In the final part of the course, we will be able to discuss some recent and contemporary manifestations of countercultures, esp. also in Europe and Germany in particular. You will also have the opportunity to research such an example in detail (contemporary German Rockabilly culture? Occupy Wall Street? Hip Hop in the Saarland?), to present your own research and conclusions about the possibilities and limitations of counterculture(s).

Readings: A selection of relevant essays and excerpts from books will be made available either in a reader or on CLIX.

Course requirements: attendance, active participation, completion of reading and writing assignments, short oral presentation, and a term paper (Hausarbeit).


Mag. Payman REZWAN

UE CS II "No Shirt, No Shoes, No Problems: America Through the Eyes of Country Music"

Block:
Nov. 7:     3.30 - 8.30 p.m. (B 3 1, room 130)
Nov. 8:    12.30 - 7 p.m. (C 5 3, room U 13)
Nov. 9:     9 a.m. - 3.30 p.m. (C 5 3, room 408)
Jan. 18:   9 a.m. - 3.30 p.m. (C 5 3, room U 13)

In his song 'It's America', country singer Rodney Atkins delivers the following description of the U.S. 'It's cities and farms, it's open arms, one nation under God.' This is a typical description, made by country artists about their homeland. An emphasis on the rural character of the country, positive American values and a degree of religious humility. These characteristics have made country music enormously popular amongst a working-class audience, and boosted record sales and concert audiences immensely.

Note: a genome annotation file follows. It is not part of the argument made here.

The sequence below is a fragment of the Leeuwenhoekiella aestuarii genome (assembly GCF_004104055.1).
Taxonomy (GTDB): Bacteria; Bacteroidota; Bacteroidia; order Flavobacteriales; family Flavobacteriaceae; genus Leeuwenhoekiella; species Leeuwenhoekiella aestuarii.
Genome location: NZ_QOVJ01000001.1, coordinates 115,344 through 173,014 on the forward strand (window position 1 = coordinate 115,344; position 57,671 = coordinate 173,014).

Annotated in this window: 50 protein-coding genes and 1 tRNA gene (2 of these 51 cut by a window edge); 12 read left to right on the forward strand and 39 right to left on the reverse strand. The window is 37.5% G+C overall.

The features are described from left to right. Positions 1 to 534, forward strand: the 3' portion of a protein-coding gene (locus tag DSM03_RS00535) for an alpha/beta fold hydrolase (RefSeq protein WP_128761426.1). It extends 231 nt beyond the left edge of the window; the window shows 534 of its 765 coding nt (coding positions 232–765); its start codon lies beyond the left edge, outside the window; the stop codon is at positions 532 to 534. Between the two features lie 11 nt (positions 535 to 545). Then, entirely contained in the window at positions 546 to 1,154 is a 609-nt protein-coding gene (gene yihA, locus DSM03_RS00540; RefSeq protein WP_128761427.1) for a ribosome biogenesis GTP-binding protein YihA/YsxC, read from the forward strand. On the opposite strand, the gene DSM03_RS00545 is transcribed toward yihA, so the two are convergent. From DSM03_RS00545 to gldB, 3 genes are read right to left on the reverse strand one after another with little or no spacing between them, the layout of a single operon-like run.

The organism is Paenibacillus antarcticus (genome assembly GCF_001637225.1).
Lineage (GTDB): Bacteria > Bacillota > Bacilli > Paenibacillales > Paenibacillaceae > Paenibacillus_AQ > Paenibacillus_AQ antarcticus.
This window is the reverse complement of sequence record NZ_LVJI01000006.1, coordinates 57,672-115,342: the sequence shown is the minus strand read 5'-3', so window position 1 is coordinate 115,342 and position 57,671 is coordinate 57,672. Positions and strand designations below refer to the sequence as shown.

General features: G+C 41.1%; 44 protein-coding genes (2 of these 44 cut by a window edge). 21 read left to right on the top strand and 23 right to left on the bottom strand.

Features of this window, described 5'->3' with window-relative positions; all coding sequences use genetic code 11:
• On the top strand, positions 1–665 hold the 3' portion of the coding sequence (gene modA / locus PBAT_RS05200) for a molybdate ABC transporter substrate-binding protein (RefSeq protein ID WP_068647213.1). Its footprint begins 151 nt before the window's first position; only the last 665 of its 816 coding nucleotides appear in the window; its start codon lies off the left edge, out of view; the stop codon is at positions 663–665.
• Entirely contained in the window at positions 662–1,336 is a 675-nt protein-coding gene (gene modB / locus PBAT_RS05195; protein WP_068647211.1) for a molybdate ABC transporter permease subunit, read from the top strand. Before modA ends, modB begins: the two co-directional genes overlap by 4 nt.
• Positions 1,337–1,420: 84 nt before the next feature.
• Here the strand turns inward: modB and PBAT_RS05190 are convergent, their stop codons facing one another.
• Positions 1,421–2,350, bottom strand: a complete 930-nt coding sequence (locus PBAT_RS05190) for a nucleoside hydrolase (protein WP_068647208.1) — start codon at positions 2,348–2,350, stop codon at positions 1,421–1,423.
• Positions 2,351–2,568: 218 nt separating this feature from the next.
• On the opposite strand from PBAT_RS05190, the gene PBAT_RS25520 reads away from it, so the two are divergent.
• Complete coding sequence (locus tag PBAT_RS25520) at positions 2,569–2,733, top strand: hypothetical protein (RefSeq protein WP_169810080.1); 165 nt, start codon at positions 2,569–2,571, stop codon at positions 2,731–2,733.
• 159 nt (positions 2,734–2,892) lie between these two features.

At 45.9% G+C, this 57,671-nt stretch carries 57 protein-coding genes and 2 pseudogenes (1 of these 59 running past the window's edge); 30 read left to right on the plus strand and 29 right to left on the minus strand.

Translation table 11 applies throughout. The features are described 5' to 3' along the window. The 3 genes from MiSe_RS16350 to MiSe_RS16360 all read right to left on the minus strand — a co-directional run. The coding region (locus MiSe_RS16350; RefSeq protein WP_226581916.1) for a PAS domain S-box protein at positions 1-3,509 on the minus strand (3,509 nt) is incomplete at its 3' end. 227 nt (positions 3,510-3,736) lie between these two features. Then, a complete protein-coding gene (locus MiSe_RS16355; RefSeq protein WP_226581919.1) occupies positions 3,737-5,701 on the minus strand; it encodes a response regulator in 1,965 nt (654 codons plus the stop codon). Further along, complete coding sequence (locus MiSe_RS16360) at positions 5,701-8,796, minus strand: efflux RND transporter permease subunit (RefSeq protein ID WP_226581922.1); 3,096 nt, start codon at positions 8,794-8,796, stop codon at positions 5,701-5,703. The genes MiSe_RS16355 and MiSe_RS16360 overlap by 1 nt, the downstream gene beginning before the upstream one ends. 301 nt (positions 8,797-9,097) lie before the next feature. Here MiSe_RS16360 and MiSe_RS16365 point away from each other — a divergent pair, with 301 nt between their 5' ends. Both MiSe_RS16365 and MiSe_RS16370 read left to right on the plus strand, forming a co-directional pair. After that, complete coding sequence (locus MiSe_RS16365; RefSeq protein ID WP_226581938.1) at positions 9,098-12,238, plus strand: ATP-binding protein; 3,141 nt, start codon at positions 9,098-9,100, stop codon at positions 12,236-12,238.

In this course, we will take a look at the cultural phenomenon that is country music. From its roots in the Appalachian mountains, to becoming the trigger of Elvis Presley's successful career, all the way to dominating the American music scene in our day, we will chronicle the genre's history and investigate how it became the 'music of a nation.' Furthermore, we will discuss some of its most important artists and find out how they contributed to country music's current status.